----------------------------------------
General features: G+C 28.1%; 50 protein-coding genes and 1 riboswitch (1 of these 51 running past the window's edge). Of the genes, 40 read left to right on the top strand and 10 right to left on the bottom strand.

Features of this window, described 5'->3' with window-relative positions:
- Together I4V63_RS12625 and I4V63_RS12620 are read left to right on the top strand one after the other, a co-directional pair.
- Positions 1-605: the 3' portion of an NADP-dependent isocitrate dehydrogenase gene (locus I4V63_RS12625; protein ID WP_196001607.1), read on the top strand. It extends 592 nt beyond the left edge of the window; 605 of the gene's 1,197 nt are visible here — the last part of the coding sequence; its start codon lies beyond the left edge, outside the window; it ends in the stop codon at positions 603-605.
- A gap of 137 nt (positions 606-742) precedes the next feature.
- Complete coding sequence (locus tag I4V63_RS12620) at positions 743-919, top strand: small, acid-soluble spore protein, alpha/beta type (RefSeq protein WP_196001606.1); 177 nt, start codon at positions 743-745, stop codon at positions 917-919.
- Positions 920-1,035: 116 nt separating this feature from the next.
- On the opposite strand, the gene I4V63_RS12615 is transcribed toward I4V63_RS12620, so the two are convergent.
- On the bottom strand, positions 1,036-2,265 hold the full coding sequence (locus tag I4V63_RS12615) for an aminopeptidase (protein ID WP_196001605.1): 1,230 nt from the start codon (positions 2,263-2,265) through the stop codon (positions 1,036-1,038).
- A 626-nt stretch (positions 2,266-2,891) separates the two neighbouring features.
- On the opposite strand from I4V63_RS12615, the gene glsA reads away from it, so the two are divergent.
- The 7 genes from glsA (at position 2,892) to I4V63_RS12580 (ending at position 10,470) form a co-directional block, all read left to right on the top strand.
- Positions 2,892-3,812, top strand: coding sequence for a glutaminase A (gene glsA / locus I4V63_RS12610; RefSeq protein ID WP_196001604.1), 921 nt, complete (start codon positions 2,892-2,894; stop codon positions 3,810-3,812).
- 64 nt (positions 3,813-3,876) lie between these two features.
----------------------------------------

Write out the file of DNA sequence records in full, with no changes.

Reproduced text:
General features: G+C 28.1%; 50 protein-coding genes and 1 riboswitch (1 of these 51 running past the window's edge). Of the genes, 40 read left to right on the top strand and 10 right to left on the bottom strand.

Features of this window, described 5'->3' with window-relative positions:
- Together I4V63_RS12625 and I4V63_RS12620 are read left to right on the top strand one after the other, a co-directional pair.
- Positions 1-605: the 3' portion of an NADP-dependent isocitrate dehydrogenase gene (locus I4V63_RS12625; protein ID WP_196001607.1), read on the top strand. It extends 592 nt beyond the left edge of the window; 605 of the gene's 1,197 nt are visible here — the last part of the coding sequence; its start codon lies beyond the left edge, outside the window; it ends in the stop codon at positions 603-605.
- A gap of 137 nt (positions 606-742) precedes the next feature.
- Complete coding sequence (locus tag I4V63_RS12620) at positions 743-919, top strand: small, acid-soluble spore protein, alpha/beta type (RefSeq protein WP_196001606.1); 177 nt, start codon at positions 743-745, stop codon at positions 917-919.
- Positions 920-1,035: 116 nt separating this feature from the next.
- On the opposite strand, the gene I4V63_RS12615 is transcribed toward I4V63_RS12620, so the two are convergent.
- On the bottom strand, positions 1,036-2,265 hold the full coding sequence (locus tag I4V63_RS12615) for an aminopeptidase (protein ID WP_196001605.1): 1,230 nt from the start codon (positions 2,263-2,265) through the stop codon (positions 1,036-1,038).
- A 626-nt stretch (positions 2,266-2,891) separates the two neighbouring features.
- On the opposite strand from I4V63_RS12615, the gene glsA reads away from it, so the two are divergent.
- The 7 genes from glsA (at position 2,892) to I4V63_RS12580 (ending at position 10,470) form a co-directional block, all read left to right on the top strand.
- Positions 2,892-3,812, top strand: coding sequence for a glutaminase A (gene glsA / locus I4V63_RS12610; RefSeq protein ID WP_196001604.1), 921 nt, complete (start codon positions 2,892-2,894; stop codon positions 3,810-3,812).
- 64 nt (positions 3,813-3,876) lie between these two features.